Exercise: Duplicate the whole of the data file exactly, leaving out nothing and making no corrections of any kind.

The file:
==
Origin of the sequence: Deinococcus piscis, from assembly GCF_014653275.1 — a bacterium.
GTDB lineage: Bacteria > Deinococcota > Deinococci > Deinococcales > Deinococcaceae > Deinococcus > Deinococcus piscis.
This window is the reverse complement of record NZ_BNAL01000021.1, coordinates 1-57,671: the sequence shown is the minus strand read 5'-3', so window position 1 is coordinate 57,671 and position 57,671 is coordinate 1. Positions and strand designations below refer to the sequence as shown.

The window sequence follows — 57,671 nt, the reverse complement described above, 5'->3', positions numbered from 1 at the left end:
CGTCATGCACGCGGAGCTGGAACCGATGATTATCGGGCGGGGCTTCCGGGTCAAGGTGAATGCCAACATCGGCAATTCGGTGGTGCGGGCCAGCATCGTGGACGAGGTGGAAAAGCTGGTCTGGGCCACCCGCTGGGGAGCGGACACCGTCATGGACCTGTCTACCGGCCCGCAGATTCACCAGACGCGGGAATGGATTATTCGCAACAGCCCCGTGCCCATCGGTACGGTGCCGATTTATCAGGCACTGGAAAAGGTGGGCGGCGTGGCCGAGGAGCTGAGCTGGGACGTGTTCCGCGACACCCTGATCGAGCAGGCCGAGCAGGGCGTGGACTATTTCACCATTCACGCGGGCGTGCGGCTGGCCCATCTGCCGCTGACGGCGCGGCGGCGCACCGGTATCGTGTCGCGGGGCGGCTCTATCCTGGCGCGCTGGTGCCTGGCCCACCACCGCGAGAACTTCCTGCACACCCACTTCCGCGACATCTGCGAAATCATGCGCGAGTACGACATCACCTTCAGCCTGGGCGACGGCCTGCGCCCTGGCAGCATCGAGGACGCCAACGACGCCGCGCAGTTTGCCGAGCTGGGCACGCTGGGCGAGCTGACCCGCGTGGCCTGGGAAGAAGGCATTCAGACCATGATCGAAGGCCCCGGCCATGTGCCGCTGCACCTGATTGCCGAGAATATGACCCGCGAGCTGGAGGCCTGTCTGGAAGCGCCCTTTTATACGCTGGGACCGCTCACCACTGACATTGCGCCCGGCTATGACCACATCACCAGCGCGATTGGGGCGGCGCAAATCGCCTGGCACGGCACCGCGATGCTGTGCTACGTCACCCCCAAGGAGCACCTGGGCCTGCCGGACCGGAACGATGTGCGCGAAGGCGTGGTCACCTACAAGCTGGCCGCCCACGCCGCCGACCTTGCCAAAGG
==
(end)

Origin of the sequence: Deinococcus piscis, from assembly GCF_014653275.1 — a bacterium.
GTDB lineage: Bacteria > Deinococcota > Deinococci > Deinococcales > Deinococcaceae > Deinococcus > Deinococcus piscis.
This window is the reverse complement of record NZ_BNAL01000021.1, coordinates 1-57,671: the sequence shown is the minus strand read 5'-3', so window position 1 is coordinate 57,671 and position 57,671 is coordinate 1. Positions and strand designations below refer to the sequence as shown.

The window sequence follows — 57,671 nt, the reverse complement described above, 5'->3', positions numbered from 1 at the left end:
CGTCATGCACGCGGAGCTGGAACCGATGATTATCGGGCGGGGCTTCCGGGTCAAGGTGAATGCCAACATCGGCAATTCGGTGGTGCGGGCCAGCATCGTGGACGAGGTGGAAAAGCTGGTCTGGGCCACCCGCTGGGGAGCGGACACCGTCATGGACCTGTCTACCGGCCCGCAGATTCACCAGACGCGGGAATGGATTATTCGCAACAGCCCCGTGCCCATCGGTACGGTGCCGATTTATCAGGCACTGGAAAAGGTGGGCGGCGTGGCCGAGGAGCTGAGCTGGGACGTGTTCCGCGACACCCTGATCGAGCAGGCCGAGCAGGGCGTGGACTATTTCACCATTCACGCGGGCGTGCGGCTGGCCCATCTGCCGCTGACGGCGCGGCGGCGCACCGGTATCGTGTCGCGGGGCGGCTCTATCCTGGCGCGCTGGTGCCTGGCCCACCACCGCGAGAACTTCCTGCACACCCACTTCCGCGACATCTGCGAAATCATGCGCGAGTACGACATCACCTTCAGCCTGGGCGACGGCCTGCGCCCTGGCAGCATCGAGGACGCCAACGACGCCGCGCAGTTTGCCGAGCTGGGCACGCTGGGCGAGCTGACCCGCGTGGCCTGGGAAGAAGGCATTCAGACCATGATCGAAGGCCCCGGCCATGTGCCGCTGCACCTGATTGCCGAGAATATGACCCGCGAGCTGGAGGCCTGTCTGGAAGCGCCCTTTTATACGCTGGGACCGCTCACCACTGACATTGCGCCCGGCTATGACCACATCACCAGCGCGATTGGGGCGGCGCAAATCGCCTGGCACGGCACCGCGATGCTGTGCTACGTCACCCCCAAGGAGCACCTGGGCCTGCCGGACCGGAACGATGTGCGCGAAGGCGTGGTCACCTACAAGCTGGCCGCCCACGCCGCCGACCTTGCCAAAGG